Among avian Oscar nominees, almost everyone wins at something.
Most gorgeous bird? Hmmm. So many nominees. Hummingbird, cardinal, bluebird, indigo bunting, scarlet tanager, summer tanager, goldfinch, snowy owl. While my vote likely goes to whichever bird I’m watching at the moment, during thoughtful reflection, drake wood duck wins. How can he wear so many vivid colors without their clashing?
Who’s the best family man? Several species have fine reputations for attentive mates, helping with nest building, feeding his mate while she incubates their eggs, loyally feeding chicks. But I’d vote for bluebirds. Mostly monogamous, he keeps a watchful eye at the nest site, protecting her from predators, bringing her juicy caterpillars, helping feed the nestlings. When the babies leave the nest, he tends to the fledglings while she starts another brood.
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Award for best single mom? Without question, hummingbirds win. The male’s 20-second role in this partnership leaves the female building her nest, incubating eggs, feeding nestlings, and while feeding fledglings, starting a second nest–entirely alone. When the second brood fledges, finally she turns attention to herself, fattening up to survive her migration to Costa Rica.
Sweetest song? Nominees include Carolina wren for its year-round singing, bluebird for its quiet warble, and the three most musical mimics–mockingbird, catbird, and brown thrasher, the latter holding the official record for most songs sung without repetition. But my award goes to this final nominee: wood thrush, the bird that sings an amazing flute duet with itself.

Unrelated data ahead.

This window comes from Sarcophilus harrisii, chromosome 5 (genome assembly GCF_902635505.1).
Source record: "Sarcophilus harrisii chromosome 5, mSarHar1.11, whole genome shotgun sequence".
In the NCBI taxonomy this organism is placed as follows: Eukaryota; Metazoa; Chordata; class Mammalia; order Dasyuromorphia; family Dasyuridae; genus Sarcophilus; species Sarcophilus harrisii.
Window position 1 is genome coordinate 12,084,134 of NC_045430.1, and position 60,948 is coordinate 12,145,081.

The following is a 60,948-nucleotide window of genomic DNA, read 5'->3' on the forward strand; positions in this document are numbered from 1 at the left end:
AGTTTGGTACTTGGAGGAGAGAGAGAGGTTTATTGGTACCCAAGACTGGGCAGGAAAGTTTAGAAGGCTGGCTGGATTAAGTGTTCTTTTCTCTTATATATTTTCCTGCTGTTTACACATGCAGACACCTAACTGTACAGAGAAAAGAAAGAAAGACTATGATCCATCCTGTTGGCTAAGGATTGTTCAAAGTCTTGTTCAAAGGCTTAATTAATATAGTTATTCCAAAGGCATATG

Who wins for most elaborate nest? Nominees have to include hummingbirds for their English-walnut-size nests so tiny but so perfectly camouflaged we rarely see them. Someone would surely nominate soon eagles for the sheer bulk of their nests. Owls, on the other hand, would be non-starters since they use whatever old nest or cavity they can find. My vote, however, goes to Baltimore oriole for its hanging nest, woven of long fibrous strands that somehow withstand wind and rain to rock babies in a cozy swinging pocket.
Several birds could be nominated as best quick-change artist; but in my book, goldfinches win — not because they switch plumage from summer gold to winter olive and back again, but because they also switch bill color. Gray-tan in winter, bills turn pinkish orange in summer.
Since bird bills, like human fingernails, are made of keratin, changing bill color is like somehow changing fingernail color without painting on polish. Now that’s a trick surely worth an award!
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Finally, who gets best supporting role among avian pairs? Many plain-Jane females play second fiddle to male counterparts in the “looking good” category: all-brown females partnering with brilliant blue male indigo buntings, streaky brown females joining handsome black and white red-bibbed male rose-breasted grosbeaks, or yellow -green females feeding hatchlings next to bright yellow, black-winged male goldfinches.
My vote, though, goes to another tan bird that I could argue is, in her own way, even prettier than her all-red male counterpart. You know her: the female cardinal. Okay, tan lacks pizzazz; but the red tipped crest, red washed breast, and red trim along tail and wings — what a delicately lovely gown she wears.